In fall 2018, the University of Nebraska-Lincoln College of Business and College of Law collaborated to offer the business and law undergraduate minor.
Open to business and non-business majors, College of Law professors, including former UNL Chancellor Harvey Perlman, teach courses for the 12-credit business and law minor. Two courses are offered per semester, according to the program’s website. The minor is restricted to students with junior standing and a cumulative GPA of 3.25 or higher and does not include the College of Business’s required law courses in the intermediate business core curriculum.
According to associate dean of undergraduate curriculum and programs Donna Dudney, the minor was created when the College of Law approached the College of Business with the opportunity. The College of Business was interested in the program to help give students an edge in the job market, she said.
“We’re seeing a lot of positions where they’re not necessarily looking for someone who is a lawyer, but for people coming into businesses with enough knowledge of the law,” Dudney said.
According to Dudney, the business and law minor can help prepare students for the regulatory side of business, such as compliance with public accounting regulations, human resource law and regulation on security exchanges.
“If you want to get into the C-suite, if you want to get high up, if you want to make strategic decisions, you have to know the legal implications,” she said. “You don’t have to be a lawyer, but it really helps if you have that knowledge of the law.”
The College of Law benefits from the new minor because it allows law professors to teach undergraduate business students who may become law students, Dudney said. Additionally, she said the minor provides an opportunity for pre-law students to gain undergraduate exposure to law courses.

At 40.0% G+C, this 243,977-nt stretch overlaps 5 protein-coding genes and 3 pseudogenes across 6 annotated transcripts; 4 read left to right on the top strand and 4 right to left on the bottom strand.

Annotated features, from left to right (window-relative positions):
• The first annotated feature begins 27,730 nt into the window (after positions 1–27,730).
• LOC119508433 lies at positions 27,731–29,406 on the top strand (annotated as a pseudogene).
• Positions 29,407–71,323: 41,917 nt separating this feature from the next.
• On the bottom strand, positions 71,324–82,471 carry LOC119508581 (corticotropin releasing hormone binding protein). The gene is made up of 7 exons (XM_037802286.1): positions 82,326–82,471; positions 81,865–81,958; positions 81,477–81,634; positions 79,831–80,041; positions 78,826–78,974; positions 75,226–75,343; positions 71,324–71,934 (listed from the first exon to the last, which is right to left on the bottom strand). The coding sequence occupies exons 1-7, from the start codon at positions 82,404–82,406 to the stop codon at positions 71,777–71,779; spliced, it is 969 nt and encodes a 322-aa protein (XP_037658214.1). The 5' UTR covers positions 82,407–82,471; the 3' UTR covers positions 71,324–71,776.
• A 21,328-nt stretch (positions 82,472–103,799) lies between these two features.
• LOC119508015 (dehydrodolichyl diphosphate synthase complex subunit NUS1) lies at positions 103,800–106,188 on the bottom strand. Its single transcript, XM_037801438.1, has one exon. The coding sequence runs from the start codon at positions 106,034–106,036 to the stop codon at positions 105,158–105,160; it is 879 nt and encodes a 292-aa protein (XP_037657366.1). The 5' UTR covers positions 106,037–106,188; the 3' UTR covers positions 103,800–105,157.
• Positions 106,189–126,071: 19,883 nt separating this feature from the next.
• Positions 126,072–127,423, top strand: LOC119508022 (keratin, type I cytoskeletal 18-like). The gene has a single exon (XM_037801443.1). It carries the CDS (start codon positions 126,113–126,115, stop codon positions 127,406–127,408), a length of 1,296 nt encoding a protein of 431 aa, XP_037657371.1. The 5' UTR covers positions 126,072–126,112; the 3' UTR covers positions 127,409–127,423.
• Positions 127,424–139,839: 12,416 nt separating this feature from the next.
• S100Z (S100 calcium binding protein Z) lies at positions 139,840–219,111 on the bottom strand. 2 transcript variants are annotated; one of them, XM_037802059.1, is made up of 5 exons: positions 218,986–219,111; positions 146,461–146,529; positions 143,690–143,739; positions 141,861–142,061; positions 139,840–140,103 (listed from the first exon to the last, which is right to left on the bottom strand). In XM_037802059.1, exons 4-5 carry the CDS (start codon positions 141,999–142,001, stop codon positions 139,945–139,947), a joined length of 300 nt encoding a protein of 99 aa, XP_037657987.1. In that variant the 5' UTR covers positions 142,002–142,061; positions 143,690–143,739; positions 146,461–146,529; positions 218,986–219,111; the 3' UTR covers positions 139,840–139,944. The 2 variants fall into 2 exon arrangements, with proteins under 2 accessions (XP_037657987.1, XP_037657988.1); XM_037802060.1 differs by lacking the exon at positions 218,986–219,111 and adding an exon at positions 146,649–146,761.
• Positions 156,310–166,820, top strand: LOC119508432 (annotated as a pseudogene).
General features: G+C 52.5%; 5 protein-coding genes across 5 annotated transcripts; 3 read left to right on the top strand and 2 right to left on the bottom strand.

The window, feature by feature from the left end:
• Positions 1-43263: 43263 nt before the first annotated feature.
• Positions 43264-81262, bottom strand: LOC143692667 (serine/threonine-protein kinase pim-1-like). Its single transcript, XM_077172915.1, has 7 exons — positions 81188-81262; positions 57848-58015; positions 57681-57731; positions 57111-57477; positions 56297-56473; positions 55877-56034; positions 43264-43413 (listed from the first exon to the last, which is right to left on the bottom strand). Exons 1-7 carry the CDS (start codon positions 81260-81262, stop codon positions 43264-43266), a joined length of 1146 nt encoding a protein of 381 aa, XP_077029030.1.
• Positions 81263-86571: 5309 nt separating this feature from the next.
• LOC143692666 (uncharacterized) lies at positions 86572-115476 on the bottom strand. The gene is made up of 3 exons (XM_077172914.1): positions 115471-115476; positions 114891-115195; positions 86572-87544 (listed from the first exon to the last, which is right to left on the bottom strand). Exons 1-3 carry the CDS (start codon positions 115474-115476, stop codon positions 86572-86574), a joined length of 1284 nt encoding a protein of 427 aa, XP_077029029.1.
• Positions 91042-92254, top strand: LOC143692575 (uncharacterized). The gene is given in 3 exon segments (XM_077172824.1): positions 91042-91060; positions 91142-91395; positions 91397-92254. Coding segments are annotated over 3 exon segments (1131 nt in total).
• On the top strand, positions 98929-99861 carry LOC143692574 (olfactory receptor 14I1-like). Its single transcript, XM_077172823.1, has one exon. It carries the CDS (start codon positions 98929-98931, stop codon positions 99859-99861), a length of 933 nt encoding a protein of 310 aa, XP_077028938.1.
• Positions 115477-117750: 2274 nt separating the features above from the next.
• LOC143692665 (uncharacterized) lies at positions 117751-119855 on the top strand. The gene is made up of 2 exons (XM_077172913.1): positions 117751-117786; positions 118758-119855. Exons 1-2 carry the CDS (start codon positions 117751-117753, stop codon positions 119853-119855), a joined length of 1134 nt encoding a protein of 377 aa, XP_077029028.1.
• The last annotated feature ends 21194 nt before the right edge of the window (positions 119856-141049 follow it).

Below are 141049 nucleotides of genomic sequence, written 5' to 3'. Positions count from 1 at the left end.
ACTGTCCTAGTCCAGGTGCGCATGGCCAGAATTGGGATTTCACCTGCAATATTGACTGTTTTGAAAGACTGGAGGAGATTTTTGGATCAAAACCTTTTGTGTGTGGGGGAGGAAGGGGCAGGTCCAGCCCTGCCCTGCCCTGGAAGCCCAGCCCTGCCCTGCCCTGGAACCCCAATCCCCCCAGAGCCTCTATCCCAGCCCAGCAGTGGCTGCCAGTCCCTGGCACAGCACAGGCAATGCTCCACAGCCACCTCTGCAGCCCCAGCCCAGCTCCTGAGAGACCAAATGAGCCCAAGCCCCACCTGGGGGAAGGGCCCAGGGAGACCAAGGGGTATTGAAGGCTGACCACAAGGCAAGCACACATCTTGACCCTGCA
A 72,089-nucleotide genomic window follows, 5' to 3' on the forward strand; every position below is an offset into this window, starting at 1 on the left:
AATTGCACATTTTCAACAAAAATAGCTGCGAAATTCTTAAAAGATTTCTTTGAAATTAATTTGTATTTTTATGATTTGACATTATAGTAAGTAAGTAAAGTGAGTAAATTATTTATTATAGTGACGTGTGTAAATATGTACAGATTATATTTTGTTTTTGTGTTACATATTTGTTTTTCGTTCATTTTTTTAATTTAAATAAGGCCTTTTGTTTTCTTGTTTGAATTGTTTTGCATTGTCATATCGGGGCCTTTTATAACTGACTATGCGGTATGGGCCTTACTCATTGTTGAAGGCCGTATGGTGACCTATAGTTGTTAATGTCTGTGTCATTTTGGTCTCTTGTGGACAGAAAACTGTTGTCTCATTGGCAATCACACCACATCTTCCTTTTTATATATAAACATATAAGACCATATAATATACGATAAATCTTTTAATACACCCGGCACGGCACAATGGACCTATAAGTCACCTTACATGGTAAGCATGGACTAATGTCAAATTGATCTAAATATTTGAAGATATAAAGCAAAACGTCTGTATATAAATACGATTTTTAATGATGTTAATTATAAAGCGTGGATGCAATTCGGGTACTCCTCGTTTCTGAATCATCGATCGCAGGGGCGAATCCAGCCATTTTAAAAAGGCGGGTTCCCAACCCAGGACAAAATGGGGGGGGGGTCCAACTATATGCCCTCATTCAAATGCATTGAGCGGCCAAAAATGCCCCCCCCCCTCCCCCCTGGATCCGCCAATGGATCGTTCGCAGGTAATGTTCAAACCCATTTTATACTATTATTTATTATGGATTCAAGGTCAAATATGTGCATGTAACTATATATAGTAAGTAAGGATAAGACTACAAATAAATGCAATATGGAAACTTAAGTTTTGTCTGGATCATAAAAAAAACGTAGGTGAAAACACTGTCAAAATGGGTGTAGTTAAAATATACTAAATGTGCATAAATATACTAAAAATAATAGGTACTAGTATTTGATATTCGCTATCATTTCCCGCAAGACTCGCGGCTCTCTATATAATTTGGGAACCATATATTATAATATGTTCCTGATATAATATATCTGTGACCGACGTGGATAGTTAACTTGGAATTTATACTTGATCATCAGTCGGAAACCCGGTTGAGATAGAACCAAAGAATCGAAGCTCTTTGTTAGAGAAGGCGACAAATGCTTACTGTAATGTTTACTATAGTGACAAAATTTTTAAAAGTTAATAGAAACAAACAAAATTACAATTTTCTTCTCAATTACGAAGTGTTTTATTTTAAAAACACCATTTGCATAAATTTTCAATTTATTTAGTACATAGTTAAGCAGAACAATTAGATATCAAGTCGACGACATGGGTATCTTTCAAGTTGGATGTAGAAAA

Both colleges also found that many law school graduates place into jobs that prefer juris doctor degrees, or “JD preferred jobs,” rather than require juris doctor degrees, according to Dudney. She said as businesses move from positions that require JD degrees, they want candidates with legal knowledge.
“What they’re finding is that the market has really cooled off for JD, for law, but JD preferred has just exploded,” she said.
Additionally, Dudney said the College of Law wanted the minor to be open to all students, regardless of college. She said many pre-law students are outside the business college and might study political science, history or economics through the College of Arts and Sciences.
The College of Law set the GPA and year requirements, according to Dudney, because it wanted a variety of students while still maintaining the academic rigor associated with law school.
In the fall semester of 2018, the colleges lacked time to advertise the program. But after advertising the courses, 26 students enrolled in BSAD 376 and 42 students enrolled in BLAW 375, which had 11 students and 17 students, respectively, according to Dudney.
Additionally, she said the business and law courses’ non-business student portions are starting to grow, with some courses being equally split between business and non-business students.
Dudney said student evaluations have been positive. She said no one within the minor has graduated yet.
“Most of [the law professors], this is their first time they’ve taught undergraduate students and are really invested in making this a quality experience and pitching it right,” she said.
Junior accounting major Mason Ellis said he declared the minor last spring and is currently taking two of the four courses.
“It gives you a better understanding of the world in general, especially the political sphere,” he said. “We talk a lot about current events. I’m pretty early in the class, but I feel I’m understanding certain events in the political climate better and that I’m definitely going to learn even more.”
Ellis said he is thinking about attending law school at UNL after graduation, but is still open to other career paths. He said the courses are taught similarly to how courses would be taught at law school, where students aren’t memorizing laws but learning a legal way of thinking.
“It’s really interesting because it’s getting that fundamental idea of law,” he said. “Law school, as a sophomore, seems like a distant thing, it doesn’t seem foreseeable, and this legitimizes it. It gets you some experience now with law.”